of Duration/Consciousness to any sound (and enough rich) machine.

> > [BM]
> > Remember that if we are machine then we should expect our
> > "physical reality" NOT to be a machine. Indeed at first sight we
> > should expect all "nearly-inconsistent" histories (white rabbits).
> > But the godelian constraints add enough informations for defining a
> > notion of normality, that is a beginning of an explanation of why coherent
> > and sharable realities evolves from the point of view of the observers
> > embedded in Platonia.
> I agree with this aspect but I still do not see how we get Becoming from
>Being in your thesis.

 From an inside view derived from self-reference.

> > [BM]
> > Most of Alan and David critics of comp works fine for Schmidhuber
> > form of comp (where physics comes from a special program) or
> > Tegmark where physical reality is a mathematical structure among
> > all mathematical structures. I provide arguments showing that if we belong
> > to a mathematical computation then our future/past (that is our physics)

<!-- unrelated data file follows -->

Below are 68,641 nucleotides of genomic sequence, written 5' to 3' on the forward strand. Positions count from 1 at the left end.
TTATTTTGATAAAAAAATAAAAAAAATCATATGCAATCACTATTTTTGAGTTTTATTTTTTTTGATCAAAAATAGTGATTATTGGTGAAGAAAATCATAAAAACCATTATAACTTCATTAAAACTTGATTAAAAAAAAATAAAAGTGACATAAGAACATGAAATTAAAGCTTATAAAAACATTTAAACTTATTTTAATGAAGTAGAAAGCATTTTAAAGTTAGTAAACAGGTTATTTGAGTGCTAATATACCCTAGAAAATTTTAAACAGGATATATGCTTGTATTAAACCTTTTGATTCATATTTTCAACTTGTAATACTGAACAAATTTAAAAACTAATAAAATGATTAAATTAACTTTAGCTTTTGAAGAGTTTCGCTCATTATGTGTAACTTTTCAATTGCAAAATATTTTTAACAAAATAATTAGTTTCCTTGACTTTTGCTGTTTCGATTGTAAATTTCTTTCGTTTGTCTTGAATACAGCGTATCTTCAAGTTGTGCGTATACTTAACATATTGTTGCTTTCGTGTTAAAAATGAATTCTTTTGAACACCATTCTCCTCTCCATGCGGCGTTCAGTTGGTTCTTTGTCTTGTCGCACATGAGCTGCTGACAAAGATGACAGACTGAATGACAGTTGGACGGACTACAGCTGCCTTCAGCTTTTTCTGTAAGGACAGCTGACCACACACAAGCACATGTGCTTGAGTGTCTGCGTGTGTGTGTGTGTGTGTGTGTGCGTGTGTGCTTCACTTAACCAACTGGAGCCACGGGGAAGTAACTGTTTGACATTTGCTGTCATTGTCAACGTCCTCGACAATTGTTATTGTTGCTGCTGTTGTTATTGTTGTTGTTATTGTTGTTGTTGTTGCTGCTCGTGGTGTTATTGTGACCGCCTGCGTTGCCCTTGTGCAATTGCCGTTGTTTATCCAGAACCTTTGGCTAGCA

> > depends on an infinity of (relative) computations (all those going
> > through our relative states).
> I would like to better understand how your argument deals with the
>computational complexity of these relative computations. There is more to
>this but my words fail me. :_(

Computational complexity could play a role for a justification on some
cosmological aspect like the feeling we are embedded in a long and deep
story. May be Schmidhuber or Tegmark could say more. But for the logic
of the verifiable physical proposition I need only the infinite-complexity
(unprovability, unsolubility, etc.). This comes from the fact that we arrive
at a measure on "all path/computations". To solve Feynman integral you don't
need to evaluate the complexity of any particular path. With comp